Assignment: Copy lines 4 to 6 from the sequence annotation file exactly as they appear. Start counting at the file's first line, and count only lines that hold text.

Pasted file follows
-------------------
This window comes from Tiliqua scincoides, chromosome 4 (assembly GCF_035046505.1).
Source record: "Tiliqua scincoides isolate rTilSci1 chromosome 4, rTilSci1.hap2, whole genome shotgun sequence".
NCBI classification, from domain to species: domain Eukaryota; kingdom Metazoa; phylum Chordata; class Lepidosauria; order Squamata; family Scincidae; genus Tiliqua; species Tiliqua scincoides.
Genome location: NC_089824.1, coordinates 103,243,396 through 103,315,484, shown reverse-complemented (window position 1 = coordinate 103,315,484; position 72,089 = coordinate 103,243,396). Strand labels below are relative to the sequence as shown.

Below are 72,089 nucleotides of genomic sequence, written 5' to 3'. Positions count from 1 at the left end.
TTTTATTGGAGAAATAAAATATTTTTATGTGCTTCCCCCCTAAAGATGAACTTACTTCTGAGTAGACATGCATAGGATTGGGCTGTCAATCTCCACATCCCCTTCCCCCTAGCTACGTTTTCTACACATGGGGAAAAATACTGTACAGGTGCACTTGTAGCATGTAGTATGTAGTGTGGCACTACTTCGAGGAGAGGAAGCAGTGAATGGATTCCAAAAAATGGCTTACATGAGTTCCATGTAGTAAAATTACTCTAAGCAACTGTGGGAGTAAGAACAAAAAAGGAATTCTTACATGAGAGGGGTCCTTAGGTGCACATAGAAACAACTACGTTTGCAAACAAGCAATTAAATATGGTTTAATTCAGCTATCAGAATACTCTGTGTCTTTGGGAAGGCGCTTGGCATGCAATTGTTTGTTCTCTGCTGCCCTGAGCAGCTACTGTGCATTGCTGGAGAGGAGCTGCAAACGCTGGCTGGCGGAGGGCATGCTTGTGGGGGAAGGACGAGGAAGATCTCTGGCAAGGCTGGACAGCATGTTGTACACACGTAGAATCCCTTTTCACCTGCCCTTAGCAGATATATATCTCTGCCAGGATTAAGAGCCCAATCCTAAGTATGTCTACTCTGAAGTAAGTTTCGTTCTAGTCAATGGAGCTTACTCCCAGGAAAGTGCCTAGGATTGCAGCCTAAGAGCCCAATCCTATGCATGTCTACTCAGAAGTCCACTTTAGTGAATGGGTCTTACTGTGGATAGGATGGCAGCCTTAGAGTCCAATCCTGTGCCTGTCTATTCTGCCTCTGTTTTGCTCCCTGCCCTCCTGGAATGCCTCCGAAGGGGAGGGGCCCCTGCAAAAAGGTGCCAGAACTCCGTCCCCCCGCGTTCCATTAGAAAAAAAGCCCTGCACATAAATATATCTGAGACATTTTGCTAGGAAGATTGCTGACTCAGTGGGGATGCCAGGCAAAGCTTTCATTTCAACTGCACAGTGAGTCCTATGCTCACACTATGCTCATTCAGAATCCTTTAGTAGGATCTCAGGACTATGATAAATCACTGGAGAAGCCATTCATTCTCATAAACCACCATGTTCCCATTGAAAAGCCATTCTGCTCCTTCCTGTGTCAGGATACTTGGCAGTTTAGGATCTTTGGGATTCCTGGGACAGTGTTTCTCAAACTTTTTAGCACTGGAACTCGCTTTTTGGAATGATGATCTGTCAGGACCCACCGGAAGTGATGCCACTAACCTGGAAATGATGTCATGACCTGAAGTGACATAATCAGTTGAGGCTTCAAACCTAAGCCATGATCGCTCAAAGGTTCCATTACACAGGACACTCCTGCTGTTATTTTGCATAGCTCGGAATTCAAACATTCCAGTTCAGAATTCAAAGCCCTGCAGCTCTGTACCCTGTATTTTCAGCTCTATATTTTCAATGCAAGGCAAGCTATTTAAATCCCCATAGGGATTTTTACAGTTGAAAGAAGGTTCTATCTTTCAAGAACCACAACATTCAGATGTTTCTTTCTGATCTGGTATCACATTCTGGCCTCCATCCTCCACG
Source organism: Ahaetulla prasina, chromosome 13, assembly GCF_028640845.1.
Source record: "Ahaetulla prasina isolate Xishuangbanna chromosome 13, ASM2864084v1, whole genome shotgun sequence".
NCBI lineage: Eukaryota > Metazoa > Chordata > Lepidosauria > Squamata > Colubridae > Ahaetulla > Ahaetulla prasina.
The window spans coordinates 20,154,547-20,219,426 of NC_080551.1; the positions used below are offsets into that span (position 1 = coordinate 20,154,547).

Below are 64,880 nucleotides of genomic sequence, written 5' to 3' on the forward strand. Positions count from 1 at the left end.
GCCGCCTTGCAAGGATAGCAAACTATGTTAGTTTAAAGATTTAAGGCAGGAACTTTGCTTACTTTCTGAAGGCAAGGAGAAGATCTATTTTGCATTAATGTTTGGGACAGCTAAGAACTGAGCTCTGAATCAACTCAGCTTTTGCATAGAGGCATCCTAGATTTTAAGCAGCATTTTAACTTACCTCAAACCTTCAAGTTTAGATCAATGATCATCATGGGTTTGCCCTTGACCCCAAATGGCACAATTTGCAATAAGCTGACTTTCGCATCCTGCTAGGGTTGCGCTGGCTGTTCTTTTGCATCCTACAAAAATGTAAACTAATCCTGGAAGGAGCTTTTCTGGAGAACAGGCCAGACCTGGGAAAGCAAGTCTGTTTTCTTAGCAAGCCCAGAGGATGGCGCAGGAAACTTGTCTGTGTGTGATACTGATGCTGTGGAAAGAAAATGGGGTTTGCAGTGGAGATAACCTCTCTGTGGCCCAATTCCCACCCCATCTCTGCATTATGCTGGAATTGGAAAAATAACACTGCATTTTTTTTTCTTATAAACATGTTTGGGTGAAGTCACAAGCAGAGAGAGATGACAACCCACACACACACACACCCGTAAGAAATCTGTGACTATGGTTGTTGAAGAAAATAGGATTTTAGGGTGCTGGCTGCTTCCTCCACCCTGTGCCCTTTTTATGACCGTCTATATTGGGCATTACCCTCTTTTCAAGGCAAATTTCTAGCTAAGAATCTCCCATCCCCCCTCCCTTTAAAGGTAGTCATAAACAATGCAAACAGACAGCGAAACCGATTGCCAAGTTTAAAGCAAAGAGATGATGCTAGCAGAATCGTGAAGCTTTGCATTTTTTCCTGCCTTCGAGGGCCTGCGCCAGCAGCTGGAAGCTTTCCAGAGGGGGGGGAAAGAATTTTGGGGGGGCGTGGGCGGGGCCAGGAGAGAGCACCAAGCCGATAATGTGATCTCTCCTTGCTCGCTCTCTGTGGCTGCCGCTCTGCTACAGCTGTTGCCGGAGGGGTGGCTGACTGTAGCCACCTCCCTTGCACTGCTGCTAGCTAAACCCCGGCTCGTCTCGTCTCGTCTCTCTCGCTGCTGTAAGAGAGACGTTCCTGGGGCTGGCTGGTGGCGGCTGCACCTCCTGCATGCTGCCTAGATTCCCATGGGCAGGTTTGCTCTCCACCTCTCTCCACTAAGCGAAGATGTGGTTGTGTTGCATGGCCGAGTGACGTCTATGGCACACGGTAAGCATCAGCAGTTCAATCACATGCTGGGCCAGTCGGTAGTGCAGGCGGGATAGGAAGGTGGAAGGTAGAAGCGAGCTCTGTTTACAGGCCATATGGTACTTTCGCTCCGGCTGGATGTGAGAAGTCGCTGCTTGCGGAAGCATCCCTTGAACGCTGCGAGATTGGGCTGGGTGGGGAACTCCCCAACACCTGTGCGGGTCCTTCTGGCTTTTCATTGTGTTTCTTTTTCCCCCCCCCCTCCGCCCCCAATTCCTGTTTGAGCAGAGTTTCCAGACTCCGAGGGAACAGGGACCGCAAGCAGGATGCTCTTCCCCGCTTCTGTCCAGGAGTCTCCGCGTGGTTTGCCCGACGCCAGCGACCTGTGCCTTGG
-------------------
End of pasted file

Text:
Genome location: NC_089824.1, coordinates 103,243,396 through 103,315,484, shown reverse-complemented (window position 1 = coordinate 103,315,484; position 72,089 = coordinate 103,243,396). Strand labels below are relative to the sequence as shown.

Below are 72,089 nucleotides of genomic sequence, written 5' to 3'. Positions count from 1 at the left end.
TTTTATTGGAGAAATAAAATATTTTTATGTGCTTCCCCCCTAAAGATGAACTTACTTCTGAGTAGACATGCATAGGATTGGGCTGTCAATCTCCACATCCCCTTCCCCCTAGCTACGTTTTCTACACATGGGGAAAAATACTGTACAGGTGCACTTGTAGCATGTAGTATGTAGTGTGGCACTACTTCGAGGAGAGGAAGCAGTGAATGGATTCCAAAAAATGGCTTACATGAGTTCCATGTAGTAAAATTACTCTAAGCAACTGTGGGAGTAAGAACAAAAAAGGAATTCTTACATGAGAGGGGTCCTTAGGTGCACATAGAAACAACTACGTTTGCAAACAAGCAATTAAATATGGTTTAATTCAGCTATCAGAATACTCTGTGTCTTTGGGAAGGCGCTTGGCATGCAATTGTTTGTTCTCTGCTGCCCTGAGCAGCTACTGTGCATTGCTGGAGAGGAGCTGCAAACGCTGGCTGGCGGAGGGCATGCTTGTGGGGGAAGGACGAGGAAGATCTCTGGCAAGGCTGGACAGCATGTTGTACACACGTAGAATCCCTTTTCACCTGCCCTTAGCAGATATATATCTCTGCCAGGATTAAGAGCCCAATCCTAAGTATGTCTACTCTGAAGTAAGTTTCGTTCTAGTCAATGGAGCTTACTCCCAGGAAAGTGCCTAGGATTGCAGCCTAAGAGCCCAATCCTATGCATGTCTACTCAGAAGTCCACTTTAGTGAATGGGTCTTACTGTGGATAGGATGGCAGCCTTAGAGTCCAATCCTGTGCCTGTCTATTCTGCCTCTGTTTTGCTCCCTGCCCTCCTGGAATGCCTCCGAAGGGGAGGGGCCCCTGCAAAAAGGTGCCAGAACTCCGTCCCCCCGCGTTCCATTAGAAAAAAAGCCCTGCACATAAATATATCTGAGACATTTTGCTAGGAAGATTGCTGACTCAGTGGGGATGCCAGGCAAAGCTTTCATTTCAACTGCACAGTGAGTCCTATGCTCACACTATGCTCATTCAGAATCCTTTAGTAGGATCTCAGGACTATGATAAATCACTGGAGAAGCCATTCATTCTCATAAACCACCATGTTCCCATTGAAAAGCCATTCTGCTCCTTCCTGTGTCAGGATACTTGGCAGTTTAGGATCTTTGGGATTCCTGGGACAGTGTTTCTCAAACTTTTTAGCACTGGAACTCGCTTTTTGGAATGATGATCTGTCAGGACCCACCGGAAGTGATGCCACTAACCTGGAAATGATGTCATGACCTGAAGTGACATAATCAGTTGAGGCTTCAAACCTAAGCCATGATCGCTCAAAGGTTCCATTACACAGGACACTCCTGCTGTTATTTTGCATAGCTCGGAATTCAAACATTCCAGTTCAGAATTCAAAGCCCTGCAGCTCTGTACCCTGTATTTTCAGCTCTATATTTTCAATGCAAGGCAAGCTATTTAAATCCCCATAGGGATTTTTACAGTTGAAAGAAGGTTCTATCTTTCAAGAACCACAACATTCAGATGTTTCTTTCTGATCTGGTATCACATTCTGGCCTCCATCCTCCACG